See when and where this course is running and book your place

Would you like us to run this course at your workplace? Contact us


Learn how autism might affect a child’s education and sensible, practical, inclusive strategies to make their experiences more positive

This event will look at the difficulties that autistic children might have during their education. We understand that managing a whole class can be hard work, so the strategies we suggest are likely to benefit the whole class as well as make your teaching more effective. Teaching children empathy from a young age for example, can really make a huge difference and can result in an overall calmer classroom.

This event is a great opportunity to:

  • learn insight and strategies from people who really live with the condition
  • meet and chat with other people
  • find out what information and support is available locally
  • see and purchase the amazing range of the girl with the curly hair books

This event is suitable for:

  • Anyone in the education sector working with autistic children and young people
  • Parents and carers

Talk: Managing autism in the classroom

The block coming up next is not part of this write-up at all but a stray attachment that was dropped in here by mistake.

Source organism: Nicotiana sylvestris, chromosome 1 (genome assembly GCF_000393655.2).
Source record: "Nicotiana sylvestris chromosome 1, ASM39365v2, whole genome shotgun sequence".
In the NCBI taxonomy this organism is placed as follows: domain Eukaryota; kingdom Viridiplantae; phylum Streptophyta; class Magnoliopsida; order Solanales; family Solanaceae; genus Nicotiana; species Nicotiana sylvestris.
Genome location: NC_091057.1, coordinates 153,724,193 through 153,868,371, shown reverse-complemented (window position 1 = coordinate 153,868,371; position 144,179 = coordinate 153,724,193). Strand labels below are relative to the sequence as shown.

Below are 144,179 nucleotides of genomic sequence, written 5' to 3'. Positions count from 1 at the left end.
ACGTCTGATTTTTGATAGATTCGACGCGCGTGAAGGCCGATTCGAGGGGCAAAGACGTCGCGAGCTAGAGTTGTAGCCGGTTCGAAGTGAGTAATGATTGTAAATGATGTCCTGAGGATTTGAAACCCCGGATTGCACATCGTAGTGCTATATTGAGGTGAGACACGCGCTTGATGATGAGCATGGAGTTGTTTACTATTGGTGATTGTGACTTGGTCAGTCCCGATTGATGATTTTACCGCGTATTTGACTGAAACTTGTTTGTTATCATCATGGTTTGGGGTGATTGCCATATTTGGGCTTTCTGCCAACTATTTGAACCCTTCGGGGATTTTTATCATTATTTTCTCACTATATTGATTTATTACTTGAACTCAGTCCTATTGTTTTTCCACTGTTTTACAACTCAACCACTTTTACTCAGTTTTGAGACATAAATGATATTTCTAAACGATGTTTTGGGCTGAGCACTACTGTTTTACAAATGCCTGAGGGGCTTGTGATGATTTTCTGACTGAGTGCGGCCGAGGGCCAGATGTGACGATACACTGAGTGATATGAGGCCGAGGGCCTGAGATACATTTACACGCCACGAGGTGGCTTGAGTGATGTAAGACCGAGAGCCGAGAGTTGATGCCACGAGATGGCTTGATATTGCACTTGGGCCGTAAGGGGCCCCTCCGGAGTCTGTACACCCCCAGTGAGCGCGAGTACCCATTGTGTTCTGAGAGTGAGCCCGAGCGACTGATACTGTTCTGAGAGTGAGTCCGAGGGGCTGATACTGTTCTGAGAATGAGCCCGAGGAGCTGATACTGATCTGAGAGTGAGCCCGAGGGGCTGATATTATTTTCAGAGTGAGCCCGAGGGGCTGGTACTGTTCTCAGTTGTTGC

How might autism affect a child during lessons? What can a teacher or teaching assistant do to best support them?

Talk: Becoming more productive and efficient: a look at executive function

Executive function is the set of mental skills that help people get things done. The skills include: working memory, organisation, planning, prioritising, starting and completing tasks, flexible thinking and impulse control. Executive function is often impaired in autistic people and has big consequences on all aspects of their life. ‘Difficult’ and ‘challenging’ behaviours can be caused by impaired executive function. Discover strategies to improve it and enjoy being more productive and more efficient.

Workshop: Understanding challenging behaviour

Many of the behaviours demonstrated by autistic children are commonly described as “challenging.” We explore what “challenging” really means and consider whether a more accurate description of “challenging” might actually be “atypical. Is it a bit more accurate therefore, to say that behaviours neurotypical people are not used to can be perceived as challenging?

We look at the underlying reasons for these unusual behaviours exhibited by autistic children. We think you will find that once you understand what the reasons are, you will see the child in a different, more positive light. There are some straightforward strategies that can be used to manage this behaviour, leading to a much happier child and a more peaceful classroom.

Video: A Day At Primary School For The Girl With The Curly Hair

Your chance to watch a short film written and directed by Alis Rowe, autistic woman and founder of The Curly Hair Project, with time for discussion and review of the film afterwards.


See when and where this course is running and book your place

Would you like us to run this course at your workplace? Contact us